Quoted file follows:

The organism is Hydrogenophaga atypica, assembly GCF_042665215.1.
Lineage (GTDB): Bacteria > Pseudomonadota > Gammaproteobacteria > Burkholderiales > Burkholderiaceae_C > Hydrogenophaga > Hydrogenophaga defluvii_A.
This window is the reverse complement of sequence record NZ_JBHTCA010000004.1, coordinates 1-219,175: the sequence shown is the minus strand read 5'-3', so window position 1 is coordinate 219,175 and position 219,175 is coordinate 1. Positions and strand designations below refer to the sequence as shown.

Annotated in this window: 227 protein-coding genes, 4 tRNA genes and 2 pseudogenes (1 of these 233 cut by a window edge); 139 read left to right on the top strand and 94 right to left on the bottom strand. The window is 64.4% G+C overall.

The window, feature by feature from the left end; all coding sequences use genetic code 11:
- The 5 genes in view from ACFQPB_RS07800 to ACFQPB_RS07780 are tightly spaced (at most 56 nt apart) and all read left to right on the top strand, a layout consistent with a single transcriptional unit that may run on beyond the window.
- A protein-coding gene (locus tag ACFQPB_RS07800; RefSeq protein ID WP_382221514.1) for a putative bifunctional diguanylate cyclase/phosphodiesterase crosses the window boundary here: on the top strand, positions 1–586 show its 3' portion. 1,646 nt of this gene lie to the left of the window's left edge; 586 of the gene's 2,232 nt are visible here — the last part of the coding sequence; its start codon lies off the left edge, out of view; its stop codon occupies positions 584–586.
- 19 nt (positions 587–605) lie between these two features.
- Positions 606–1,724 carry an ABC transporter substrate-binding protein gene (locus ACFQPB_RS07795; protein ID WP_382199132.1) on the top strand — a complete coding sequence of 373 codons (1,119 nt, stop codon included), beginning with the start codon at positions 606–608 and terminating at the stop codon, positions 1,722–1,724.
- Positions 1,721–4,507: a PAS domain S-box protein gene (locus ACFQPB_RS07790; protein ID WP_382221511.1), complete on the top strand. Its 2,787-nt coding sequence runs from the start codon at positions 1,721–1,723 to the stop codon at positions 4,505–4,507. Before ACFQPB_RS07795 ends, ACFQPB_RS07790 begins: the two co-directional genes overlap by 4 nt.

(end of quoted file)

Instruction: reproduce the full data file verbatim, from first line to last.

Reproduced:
The organism is Hydrogenophaga atypica, assembly GCF_042665215.1.
Lineage (GTDB): Bacteria > Pseudomonadota > Gammaproteobacteria > Burkholderiales > Burkholderiaceae_C > Hydrogenophaga > Hydrogenophaga defluvii_A.
This window is the reverse complement of sequence record NZ_JBHTCA010000004.1, coordinates 1-219,175: the sequence shown is the minus strand read 5'-3', so window position 1 is coordinate 219,175 and position 219,175 is coordinate 1. Positions and strand designations below refer to the sequence as shown.

Annotated in this window: 227 protein-coding genes, 4 tRNA genes and 2 pseudogenes (1 of these 233 cut by a window edge); 139 read left to right on the top strand and 94 right to left on the bottom strand. The window is 64.4% G+C overall.

The window, feature by feature from the left end; all coding sequences use genetic code 11:
- The 5 genes in view from ACFQPB_RS07800 to ACFQPB_RS07780 are tightly spaced (at most 56 nt apart) and all read left to right on the top strand, a layout consistent with a single transcriptional unit that may run on beyond the window.
- A protein-coding gene (locus tag ACFQPB_RS07800; RefSeq protein ID WP_382221514.1) for a putative bifunctional diguanylate cyclase/phosphodiesterase crosses the window boundary here: on the top strand, positions 1–586 show its 3' portion. 1,646 nt of this gene lie to the left of the window's left edge; 586 of the gene's 2,232 nt are visible here — the last part of the coding sequence; its start codon lies off the left edge, out of view; its stop codon occupies positions 584–586.
- 19 nt (positions 587–605) lie between these two features.
- Positions 606–1,724 carry an ABC transporter substrate-binding protein gene (locus ACFQPB_RS07795; protein ID WP_382199132.1) on the top strand — a complete coding sequence of 373 codons (1,119 nt, stop codon included), beginning with the start codon at positions 606–608 and terminating at the stop codon, positions 1,722–1,724.
- Positions 1,721–4,507: a PAS domain S-box protein gene (locus ACFQPB_RS07790; protein ID WP_382221511.1), complete on the top strand. Its 2,787-nt coding sequence runs from the start codon at positions 1,721–1,723 to the stop codon at positions 4,505–4,507. Before ACFQPB_RS07795 ends, ACFQPB_RS07790 begins: the two co-directional genes overlap by 4 nt.